More than 40 per cent of US workers in key manual industries work for ‘garnished’ wages, due to child support and other financial liabilities.
That is the conclusion of a new study from the ADP Research Institute. Garnished salaries have had payments automatically deducted.
The Institute analysed payroll data from 2013. A total of 13 million employees aged over 16 were covered.
The results indicated that a significant majority of employees working for garnished wages are employed in ‘blue collar’ manual jobs. Forty-eight per cent of all workers in manufacturing have had wages garnished, along with 42 per cent of those working in transportation and utilities. By contrast, only 23 per cent of those working in such ‘white collar’ sectors as education, financial services and business have had wages garnished.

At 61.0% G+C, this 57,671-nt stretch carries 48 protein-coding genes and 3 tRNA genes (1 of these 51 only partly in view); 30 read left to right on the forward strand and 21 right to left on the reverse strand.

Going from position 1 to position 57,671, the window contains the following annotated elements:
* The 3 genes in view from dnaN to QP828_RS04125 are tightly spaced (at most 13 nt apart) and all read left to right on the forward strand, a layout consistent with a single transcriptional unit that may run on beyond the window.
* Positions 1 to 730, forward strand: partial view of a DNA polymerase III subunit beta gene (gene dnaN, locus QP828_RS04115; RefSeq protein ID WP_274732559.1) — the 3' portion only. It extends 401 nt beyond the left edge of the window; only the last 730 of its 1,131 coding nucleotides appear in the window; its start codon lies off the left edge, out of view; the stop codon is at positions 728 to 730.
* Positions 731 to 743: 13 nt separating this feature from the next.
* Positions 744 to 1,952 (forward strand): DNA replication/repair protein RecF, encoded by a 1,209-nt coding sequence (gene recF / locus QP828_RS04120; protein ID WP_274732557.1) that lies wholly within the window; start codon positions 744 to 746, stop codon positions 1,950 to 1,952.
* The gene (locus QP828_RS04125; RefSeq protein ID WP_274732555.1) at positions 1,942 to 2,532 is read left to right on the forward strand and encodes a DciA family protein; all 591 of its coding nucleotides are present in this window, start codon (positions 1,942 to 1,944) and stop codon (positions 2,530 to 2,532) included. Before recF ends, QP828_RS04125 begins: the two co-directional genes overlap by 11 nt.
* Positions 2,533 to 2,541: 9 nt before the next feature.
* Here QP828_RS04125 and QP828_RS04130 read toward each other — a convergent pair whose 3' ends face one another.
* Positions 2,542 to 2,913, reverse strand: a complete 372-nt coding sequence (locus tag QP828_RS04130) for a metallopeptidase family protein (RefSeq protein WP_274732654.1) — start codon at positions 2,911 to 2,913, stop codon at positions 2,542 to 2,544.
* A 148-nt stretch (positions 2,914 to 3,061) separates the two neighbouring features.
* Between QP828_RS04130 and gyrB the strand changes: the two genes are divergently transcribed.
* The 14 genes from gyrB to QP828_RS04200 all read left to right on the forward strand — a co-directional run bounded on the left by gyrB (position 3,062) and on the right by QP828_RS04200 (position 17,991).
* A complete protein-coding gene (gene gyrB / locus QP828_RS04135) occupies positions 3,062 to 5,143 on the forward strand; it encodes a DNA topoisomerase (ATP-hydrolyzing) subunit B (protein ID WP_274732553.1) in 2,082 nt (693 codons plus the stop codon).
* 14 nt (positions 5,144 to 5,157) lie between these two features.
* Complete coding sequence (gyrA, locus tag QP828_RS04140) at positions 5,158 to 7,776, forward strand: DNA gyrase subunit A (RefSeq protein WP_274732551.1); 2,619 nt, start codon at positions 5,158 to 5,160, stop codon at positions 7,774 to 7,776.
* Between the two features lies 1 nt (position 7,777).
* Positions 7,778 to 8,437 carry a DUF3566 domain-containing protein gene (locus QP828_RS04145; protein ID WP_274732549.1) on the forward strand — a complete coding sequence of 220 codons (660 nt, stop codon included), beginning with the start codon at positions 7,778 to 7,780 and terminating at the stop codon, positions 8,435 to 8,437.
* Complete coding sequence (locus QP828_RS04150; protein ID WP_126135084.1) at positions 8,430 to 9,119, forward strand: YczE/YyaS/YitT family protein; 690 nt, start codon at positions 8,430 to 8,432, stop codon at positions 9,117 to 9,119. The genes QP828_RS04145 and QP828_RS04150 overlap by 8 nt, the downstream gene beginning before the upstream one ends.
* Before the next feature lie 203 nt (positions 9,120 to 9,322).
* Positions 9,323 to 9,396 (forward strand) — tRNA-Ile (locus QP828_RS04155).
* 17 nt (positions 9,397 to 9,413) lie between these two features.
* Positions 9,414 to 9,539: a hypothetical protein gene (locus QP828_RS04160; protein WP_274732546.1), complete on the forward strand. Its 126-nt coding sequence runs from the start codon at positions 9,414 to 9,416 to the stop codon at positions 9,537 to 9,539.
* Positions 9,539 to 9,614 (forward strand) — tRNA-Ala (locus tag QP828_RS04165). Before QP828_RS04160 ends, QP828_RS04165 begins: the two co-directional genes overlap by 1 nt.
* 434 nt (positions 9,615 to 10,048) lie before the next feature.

On a national level, 7.2 per cent of all US workers have had payments automatically deducted from their salary. More than 40 per cent of such payments were for child support, while a little under 20 per cent were for tax debts.
According to the report, workers whose wages are garnished often feel humiliation and stress, and are less motivated and less productive as a result.
While 5.8 per cent of male workers have had wages garnished for child support payments, only 0.6 per cent of females have had wage reductions for the same issue.
Julie Farraj of ADP said:
“Raising awareness about garnishments can help employers and employees work together to manage what sometimes can be a difficult process.”